For us, it’s a source of prayer, it’s the book that we gather around as we prepare to share in bread and wine- word and sacrament forever bound. The bible is shown reverence in our worship: The Gospel book is carried in by the Deacon, “This is the word of the Lord”, we say, and we mark the words of the gospel in our liturgies with light and incense and in procession, they are read in the midst of the people to remind us that the word is very near to us. The community of faith is drawn together through the story of salvation by a God who longs to communicate to the world through the lives of his chosen people.
What do we learn about God’s word in our readings today?
In the Book of the prophet Isaiah we hear of the word of God that shall not return –it is simply given. Isaiah later describes the word of God like the rain that waters the earth making it bud and sprout, providing seed to sow and food to eat.
So is my word that proceeds from my mouth, God says, it will not return to Me empty, but it will accomplish what I purpose, and prosper where I send it. Here is an image of the word bringing life.
Paul’s letter to the Romans is clear that what has been written is there for building up, and for encouragement, so that through the word we might have hope and live in harmony with one another. In the Gospel we hear of Jesus standing up in the temple to read from the scroll of the prophet Isaiah of the vision which he is now going to embody in word and in deed.
His mission from God is to bring the words of the prophet Isaiah to life; to inhabit them- to bring good news to the poor, release to the captives, sight to the blind, freedom for the oppressed. In Jesus, the scripture is fulfilled and the word is made flesh. God is with us. And that is perhaps the focus of our reflections. The word of God has a purpose, to liberate, to set free, to raise up, to comfort, to challenge, to encourage, to bring new life, like the rain that waters the earth, it is seed for sowing, food to eat.
500 years ago, things were rather different. The bible could only be heard in church, and then only in Latin. Those in power in church and state, denied the people access to the Bible because it would diminish their authority. But there was a certain William Tyndale, a priest, who, in an argument with a clerical colleague said “If God spares my life, in years to come, I promise that a boy that drives the plough shall know more of the Scripture than you do!”
Tyndale made it his life’s mission to translate the scriptures into English and let the word of God dwell in the hearts of each and everyone so it could do its’ work, so they could meet Jesus for themselves. Tyndale was burnt at the stake for this ambition.
Tyndale’s earliest translations of the bible were shipped over from Germany, where he was in hiding, and smuggled into England in beer barrels and bags of flour. Small groups of Christians would get hold of copies and read them in secret. The bible was contraband. Illegal.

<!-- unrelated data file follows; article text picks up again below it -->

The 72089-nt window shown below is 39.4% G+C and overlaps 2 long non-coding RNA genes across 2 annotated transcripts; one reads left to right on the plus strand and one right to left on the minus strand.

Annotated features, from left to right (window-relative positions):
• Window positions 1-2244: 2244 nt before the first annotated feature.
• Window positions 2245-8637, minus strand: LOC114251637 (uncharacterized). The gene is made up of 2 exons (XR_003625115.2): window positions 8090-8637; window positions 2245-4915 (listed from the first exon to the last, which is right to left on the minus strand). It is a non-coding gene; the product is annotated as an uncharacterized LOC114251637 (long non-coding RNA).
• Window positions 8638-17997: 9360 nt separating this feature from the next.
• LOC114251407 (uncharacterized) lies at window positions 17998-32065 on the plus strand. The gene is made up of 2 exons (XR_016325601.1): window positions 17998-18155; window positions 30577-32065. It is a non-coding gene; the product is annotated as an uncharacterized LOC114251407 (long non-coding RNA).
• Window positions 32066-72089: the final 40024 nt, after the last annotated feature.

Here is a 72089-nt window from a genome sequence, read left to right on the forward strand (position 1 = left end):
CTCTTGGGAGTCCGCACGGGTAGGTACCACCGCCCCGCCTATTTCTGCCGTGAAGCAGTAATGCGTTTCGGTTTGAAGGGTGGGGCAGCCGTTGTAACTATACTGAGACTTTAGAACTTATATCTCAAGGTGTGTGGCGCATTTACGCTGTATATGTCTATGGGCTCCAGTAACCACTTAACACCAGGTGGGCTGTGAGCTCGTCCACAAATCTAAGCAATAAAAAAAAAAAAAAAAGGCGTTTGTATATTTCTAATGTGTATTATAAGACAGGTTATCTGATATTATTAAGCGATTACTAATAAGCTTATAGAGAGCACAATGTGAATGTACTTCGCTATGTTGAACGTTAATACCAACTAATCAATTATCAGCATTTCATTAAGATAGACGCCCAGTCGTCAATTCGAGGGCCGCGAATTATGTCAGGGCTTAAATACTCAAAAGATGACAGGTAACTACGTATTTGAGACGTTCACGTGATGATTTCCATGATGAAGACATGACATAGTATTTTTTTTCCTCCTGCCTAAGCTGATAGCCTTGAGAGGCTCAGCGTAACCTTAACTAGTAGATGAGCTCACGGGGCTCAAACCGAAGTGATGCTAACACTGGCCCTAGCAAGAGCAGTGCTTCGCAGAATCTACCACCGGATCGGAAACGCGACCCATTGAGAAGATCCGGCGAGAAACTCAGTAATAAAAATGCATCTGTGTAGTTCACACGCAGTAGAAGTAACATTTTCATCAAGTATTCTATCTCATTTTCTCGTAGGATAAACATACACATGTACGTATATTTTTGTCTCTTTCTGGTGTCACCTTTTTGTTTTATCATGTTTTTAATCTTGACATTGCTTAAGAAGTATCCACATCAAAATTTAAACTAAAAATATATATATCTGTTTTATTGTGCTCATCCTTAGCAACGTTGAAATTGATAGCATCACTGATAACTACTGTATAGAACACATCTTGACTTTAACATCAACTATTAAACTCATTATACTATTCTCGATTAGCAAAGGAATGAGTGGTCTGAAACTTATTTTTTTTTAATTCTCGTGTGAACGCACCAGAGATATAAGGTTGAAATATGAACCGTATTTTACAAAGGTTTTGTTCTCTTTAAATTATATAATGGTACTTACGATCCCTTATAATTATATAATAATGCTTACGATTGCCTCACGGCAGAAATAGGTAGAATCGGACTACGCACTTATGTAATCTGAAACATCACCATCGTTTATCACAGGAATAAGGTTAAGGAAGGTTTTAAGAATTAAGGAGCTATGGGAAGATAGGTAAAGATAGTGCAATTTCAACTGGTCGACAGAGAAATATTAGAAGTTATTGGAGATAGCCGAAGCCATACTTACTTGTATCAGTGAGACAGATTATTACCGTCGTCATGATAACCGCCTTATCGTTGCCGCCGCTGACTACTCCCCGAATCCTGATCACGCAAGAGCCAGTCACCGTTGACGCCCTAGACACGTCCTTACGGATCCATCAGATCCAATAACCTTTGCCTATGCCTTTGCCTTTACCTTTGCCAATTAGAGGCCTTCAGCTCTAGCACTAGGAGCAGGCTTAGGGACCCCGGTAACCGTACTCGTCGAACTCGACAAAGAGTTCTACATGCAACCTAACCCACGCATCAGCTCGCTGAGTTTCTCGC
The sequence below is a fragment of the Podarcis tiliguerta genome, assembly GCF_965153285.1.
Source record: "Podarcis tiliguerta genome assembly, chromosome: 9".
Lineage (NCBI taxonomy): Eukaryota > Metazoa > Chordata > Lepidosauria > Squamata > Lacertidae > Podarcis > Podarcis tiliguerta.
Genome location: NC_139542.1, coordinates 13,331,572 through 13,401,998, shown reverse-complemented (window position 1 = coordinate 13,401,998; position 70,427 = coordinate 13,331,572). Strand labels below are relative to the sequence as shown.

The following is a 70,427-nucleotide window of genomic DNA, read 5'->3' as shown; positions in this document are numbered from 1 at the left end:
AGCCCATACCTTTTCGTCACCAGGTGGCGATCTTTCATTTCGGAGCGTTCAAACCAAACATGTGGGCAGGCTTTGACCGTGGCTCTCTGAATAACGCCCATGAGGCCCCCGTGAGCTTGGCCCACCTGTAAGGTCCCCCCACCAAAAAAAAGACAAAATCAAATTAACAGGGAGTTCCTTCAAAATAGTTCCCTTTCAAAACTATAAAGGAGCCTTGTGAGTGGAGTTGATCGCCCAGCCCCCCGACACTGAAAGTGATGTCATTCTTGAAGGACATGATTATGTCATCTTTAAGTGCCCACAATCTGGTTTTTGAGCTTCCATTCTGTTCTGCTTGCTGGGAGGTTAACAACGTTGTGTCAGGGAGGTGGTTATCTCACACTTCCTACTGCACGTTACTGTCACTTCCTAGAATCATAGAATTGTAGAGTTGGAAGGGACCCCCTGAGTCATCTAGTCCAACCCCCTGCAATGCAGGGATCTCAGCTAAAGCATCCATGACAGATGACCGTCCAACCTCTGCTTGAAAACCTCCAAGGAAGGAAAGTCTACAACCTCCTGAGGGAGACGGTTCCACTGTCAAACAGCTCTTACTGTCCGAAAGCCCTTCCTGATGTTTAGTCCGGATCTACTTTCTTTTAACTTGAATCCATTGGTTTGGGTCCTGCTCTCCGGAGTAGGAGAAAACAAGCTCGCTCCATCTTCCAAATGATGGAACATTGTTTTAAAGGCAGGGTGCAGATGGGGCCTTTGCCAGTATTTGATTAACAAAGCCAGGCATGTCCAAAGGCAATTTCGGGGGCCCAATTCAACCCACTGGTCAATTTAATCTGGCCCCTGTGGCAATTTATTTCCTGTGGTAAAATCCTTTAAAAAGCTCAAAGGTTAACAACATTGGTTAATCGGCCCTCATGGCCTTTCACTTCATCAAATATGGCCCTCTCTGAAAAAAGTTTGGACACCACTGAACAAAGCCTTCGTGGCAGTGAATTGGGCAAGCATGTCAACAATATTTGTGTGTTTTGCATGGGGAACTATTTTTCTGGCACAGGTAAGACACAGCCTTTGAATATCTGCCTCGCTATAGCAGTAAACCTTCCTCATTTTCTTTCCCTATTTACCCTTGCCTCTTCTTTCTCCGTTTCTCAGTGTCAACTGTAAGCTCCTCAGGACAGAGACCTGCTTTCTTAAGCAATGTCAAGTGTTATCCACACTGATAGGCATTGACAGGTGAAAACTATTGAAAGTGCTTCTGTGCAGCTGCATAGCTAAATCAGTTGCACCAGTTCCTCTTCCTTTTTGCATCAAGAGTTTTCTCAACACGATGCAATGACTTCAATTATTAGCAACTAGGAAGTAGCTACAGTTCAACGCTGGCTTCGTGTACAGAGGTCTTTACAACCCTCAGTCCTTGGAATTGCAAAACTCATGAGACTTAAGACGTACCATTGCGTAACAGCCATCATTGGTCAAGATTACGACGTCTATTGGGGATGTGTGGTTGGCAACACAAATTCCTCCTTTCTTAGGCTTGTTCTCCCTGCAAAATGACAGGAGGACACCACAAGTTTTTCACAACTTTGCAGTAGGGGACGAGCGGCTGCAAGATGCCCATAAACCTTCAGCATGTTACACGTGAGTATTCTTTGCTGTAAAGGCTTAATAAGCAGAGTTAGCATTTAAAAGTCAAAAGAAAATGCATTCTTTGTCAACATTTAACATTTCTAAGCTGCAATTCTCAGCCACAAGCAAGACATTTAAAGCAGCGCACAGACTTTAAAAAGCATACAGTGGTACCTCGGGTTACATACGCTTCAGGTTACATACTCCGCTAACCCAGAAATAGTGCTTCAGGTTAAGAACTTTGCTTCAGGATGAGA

But the floodgates had been opened. God’s word had got out, it was accomplishing that which was purposed, falling like rain upon the earth. Ordinary people were hearing the word and living out the word and sharing the word with others, all of sudden they had a Gospel to proclaim and for the poor, and the powerless and the weak and the oppressed, the words of Jesus Christ spoken in the bible were very good news indeed. The first time the English bible was read in public, people queued to get into the churches to hear it. The word of God was like food for the hungry who had longed to taste its sweetness.
When the bible is read with eyes to see, and ears to hear it can be life giving and liberating, it can change the world. It contains words of hope and comfort and yes- challenge too. But the trajectory of the scripture always move towards one conclusion: the love of God, made real in Jesus Christ bringing love for the whole of creation, like the rain that waters the earth it is liberating, it builds-up, it encourages. Rather than trying to impose our world view on the scriptures or use them to proof-text our own prejudices, if we let the scriptures speak to us in community and learn from them, they can be completely transformative and we can find within them the God of Love.
The word is very near to you; it is in your mouth and in your heart so you may obey it, says St Paul. Listen to God in Christ speaking to us through each and every one of the holy and hard won words of scripture, read, mark, learn and inwardly digest them, and may these words live within us and among us – and may we continue to proclaim them to a world which is longing for love and still hungry for good news.
A Harvest-Shaped Heart – Canon Victoria Johnson, Precentor
Sermon Preached on Sunday 2nd October 2022, Harvest Festival and Thanksgiving for the Life of Francis Jackson
Preacher: Canon Victoria Johnson, Precentor
Readings: Nehemiah 5:1-13, John 9
Title: A Harvest-Shaped Heart
Date: 2/10/22 4pm Evensong
Do you have a harvest-shaped heart?